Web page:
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MLK breakfast guests 'get a grip'
Sally Richardson honored as grand marshal
Sally Richardson
Sallie Richardson, grand marshal of the 2015 Dr. MLK Jr. Day Parade, waves as she is recognized during Mondays observance at Bradwell Institute. - photo by Photo by Jeremy McAbee

The Liberty County Dr. Martin Luther King Jr. Observance Association hosted its annual Leadership and Grand Marshal Breakfast on Saturday morning at the historic Dorchester Academy in Midway under the theme “The Power, Purpose and Promise of HIStory … Get a Grip.”
Midway Mayor Dr. Clemontine Washington, Riceboro Mayor Bill Austin, Liberty County Commission Chairman Donald Lovette, other elected and appointed officials, clergy, community members and dignitaries filled the same auditorium where King and civil-rights leaders once gathered for lectures and banquets.
The Rev. Irene McCall, who served as the mistress of ceremonies, expounded on some of King’s well-known quotes, talked about the significance of the march from Selma to Montgomery, Alabama, and described the changes that can result when different types of people commit to working together.
Attendees stood to participate in a rendition of “Lift Every Voice and Sing” as Oraetta Henderson led on the keyboard, and listened to Elder Henry Blair sing about freedom. The crowd observed a moment of silence to remember leaders in the community and their efforts to bring about unity. Lana Walthour discussed Dorchester Academy’s citizen-education workshops, during which over 2,000 grassroots leaders from around the South were trained and sent out into the world to educate others on their legal rights. Dorchester also served as the planning site for the Birmingham movement.
Saturday’s meal was provided by Lena Mae’s County Café and consisted of foods that were similar to what was served at Dorchester during its time as an educational hub — eggs, toast, hash browns, bacon, sausage, fruit, biscuits and gravy. Over breakfast, guests fellowshipped, took pictures and caught up on the latest community news and events.
Memorial Health University Medical Center Chief Nursing Officer Dr. Mary B. Chatman was the keynote speaker. She shared the story of her life, focusing heavily on the moments when she said she had to “get a grip.”
“All of us are here because of the work of Dr. Martin Luther King. We’re here because of the work of people in the community; we’re here because of the work of schools; and we’re here because of the work of churches. … Everyone needs to get a grip. We often think it’s for the youth or for women, but at the end of the day, we all need to get a grip. We need to get it early and often. … We do not have to be a product of our circumstances, nor of our environment. We can set our own journey through the grace of God,” Chatman said.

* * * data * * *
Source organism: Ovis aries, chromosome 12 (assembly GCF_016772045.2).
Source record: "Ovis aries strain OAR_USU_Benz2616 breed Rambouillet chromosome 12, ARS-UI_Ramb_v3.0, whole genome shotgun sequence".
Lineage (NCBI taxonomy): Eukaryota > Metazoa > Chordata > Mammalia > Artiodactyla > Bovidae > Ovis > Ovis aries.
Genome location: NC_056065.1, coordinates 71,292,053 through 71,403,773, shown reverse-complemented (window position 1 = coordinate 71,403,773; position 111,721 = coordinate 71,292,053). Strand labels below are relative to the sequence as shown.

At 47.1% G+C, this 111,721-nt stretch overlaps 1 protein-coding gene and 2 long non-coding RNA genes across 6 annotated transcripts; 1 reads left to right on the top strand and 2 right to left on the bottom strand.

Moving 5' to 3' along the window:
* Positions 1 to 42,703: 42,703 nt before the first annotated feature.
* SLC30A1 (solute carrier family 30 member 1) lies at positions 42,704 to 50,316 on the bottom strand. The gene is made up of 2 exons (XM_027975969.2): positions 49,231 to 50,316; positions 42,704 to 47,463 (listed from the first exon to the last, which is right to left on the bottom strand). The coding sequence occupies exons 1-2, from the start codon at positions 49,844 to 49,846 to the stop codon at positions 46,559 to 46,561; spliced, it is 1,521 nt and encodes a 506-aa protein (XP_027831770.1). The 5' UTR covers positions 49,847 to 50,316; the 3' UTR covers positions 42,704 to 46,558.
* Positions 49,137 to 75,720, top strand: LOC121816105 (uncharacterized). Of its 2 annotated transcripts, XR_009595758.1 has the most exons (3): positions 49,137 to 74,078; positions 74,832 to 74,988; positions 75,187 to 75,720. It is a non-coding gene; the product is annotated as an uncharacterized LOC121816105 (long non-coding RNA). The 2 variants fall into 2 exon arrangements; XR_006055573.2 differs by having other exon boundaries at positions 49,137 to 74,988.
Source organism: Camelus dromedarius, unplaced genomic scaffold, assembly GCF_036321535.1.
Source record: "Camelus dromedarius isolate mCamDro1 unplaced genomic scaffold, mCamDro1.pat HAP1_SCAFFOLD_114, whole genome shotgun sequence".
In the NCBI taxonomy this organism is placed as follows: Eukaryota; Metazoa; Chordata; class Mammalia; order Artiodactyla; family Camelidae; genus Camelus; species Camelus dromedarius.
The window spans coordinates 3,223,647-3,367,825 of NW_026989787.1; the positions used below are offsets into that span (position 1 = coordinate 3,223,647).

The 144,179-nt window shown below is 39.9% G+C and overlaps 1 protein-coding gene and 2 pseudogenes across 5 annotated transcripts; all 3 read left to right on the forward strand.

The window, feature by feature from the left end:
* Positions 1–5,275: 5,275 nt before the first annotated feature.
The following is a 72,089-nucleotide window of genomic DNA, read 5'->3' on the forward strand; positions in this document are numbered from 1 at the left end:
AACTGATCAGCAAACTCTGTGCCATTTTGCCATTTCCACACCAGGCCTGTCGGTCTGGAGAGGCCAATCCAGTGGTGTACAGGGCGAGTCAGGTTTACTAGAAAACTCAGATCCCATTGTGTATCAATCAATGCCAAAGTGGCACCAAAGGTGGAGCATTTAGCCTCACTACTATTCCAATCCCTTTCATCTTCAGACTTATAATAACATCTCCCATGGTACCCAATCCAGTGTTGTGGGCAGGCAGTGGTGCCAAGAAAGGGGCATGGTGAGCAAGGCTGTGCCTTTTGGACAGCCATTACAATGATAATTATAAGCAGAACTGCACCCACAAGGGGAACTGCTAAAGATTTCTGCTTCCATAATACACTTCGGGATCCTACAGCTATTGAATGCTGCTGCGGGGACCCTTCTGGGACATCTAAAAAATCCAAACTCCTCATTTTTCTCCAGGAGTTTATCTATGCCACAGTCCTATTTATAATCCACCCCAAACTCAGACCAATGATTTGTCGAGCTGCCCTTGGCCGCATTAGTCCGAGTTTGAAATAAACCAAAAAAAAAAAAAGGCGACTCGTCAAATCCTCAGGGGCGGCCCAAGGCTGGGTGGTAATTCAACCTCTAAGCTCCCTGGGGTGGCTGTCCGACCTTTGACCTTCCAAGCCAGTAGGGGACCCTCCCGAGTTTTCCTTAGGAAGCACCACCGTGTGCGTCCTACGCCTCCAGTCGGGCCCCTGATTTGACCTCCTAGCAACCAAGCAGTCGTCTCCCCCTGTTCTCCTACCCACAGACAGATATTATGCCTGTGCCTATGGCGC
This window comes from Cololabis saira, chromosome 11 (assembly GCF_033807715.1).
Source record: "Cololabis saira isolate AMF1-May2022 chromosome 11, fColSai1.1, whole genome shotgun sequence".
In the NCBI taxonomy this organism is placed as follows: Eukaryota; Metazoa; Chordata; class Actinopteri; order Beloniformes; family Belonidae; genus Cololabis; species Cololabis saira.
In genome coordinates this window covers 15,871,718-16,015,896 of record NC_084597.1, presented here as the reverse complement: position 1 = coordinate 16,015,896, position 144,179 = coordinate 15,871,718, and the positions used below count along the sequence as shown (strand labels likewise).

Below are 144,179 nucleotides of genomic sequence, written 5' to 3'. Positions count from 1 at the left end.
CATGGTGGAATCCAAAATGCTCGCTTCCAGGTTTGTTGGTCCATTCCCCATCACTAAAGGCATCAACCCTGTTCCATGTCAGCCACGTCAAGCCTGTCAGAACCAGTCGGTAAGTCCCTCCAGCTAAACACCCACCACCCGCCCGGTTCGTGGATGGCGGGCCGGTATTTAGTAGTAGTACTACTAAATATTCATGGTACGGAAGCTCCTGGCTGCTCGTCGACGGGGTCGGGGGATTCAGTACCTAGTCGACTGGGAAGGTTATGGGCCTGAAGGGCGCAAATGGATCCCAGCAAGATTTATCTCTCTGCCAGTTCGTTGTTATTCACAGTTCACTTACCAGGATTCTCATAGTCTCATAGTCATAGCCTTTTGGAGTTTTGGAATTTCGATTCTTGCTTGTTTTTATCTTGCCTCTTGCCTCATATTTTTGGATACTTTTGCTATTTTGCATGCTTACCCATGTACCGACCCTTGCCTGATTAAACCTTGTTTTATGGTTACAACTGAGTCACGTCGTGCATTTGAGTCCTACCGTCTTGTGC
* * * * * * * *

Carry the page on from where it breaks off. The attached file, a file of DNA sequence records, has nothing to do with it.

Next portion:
She talked about being raised by a mother who suffered from mental illness and the violence she witnessed as a child. At the age of 7, Chatman couldn’t read or write, and that was one moment she knew she had to “get a grip.” By the third grade, educators recognized her ability to learn quickly, and Chatman was advanced a grade. She eventually excelled in school, but dealt with depression brought on by events in her early childhood. Still, Chatman overcame hardship and graduated from high school as the class salutatorian.
“I tell this story because part of the power we need is in education, is in determination, is in having the power to not live in the past but continue forward. … Whether you’re 2 or 102, you need to have a voice,” Chatman said. “Today, I believe if Martin Luther King were here, he would be proud. He would be proud that we have not forgotten him. He would be proud that we do have a journey. He would be proud that we use that power for a purpose. He would be proud that all of us will walk away today in 2015 and that we’ll get a grip.”
During a passing of the torch ceremony, 2014 Parade Grand Marshal Admiral Annie B. Andrews’ sister, Deborah Dawson, passed the torch on Andrews’ behalf to Carol Robinson, who accepted for her mother, Sallie W. Richardson, the 2015 grand marshal.
At the end of the program, all attendees stood, held hands and sang “We Shall Overcome.”
Commissioner Lovette’s mother, Louise Lovette, has attended the breakfast for the past two years and thought this year’s program was more lively.
“I think the program was beautiful. I came last year, but this year it seemed like the spirit was higher. I thoroughly enjoyed it,” she said.
Attendee Shirley Osgood concurred and said she learned a lot.
“The program was very informational,” Osgood said. “I enjoyed it very much, and it was excellent.”

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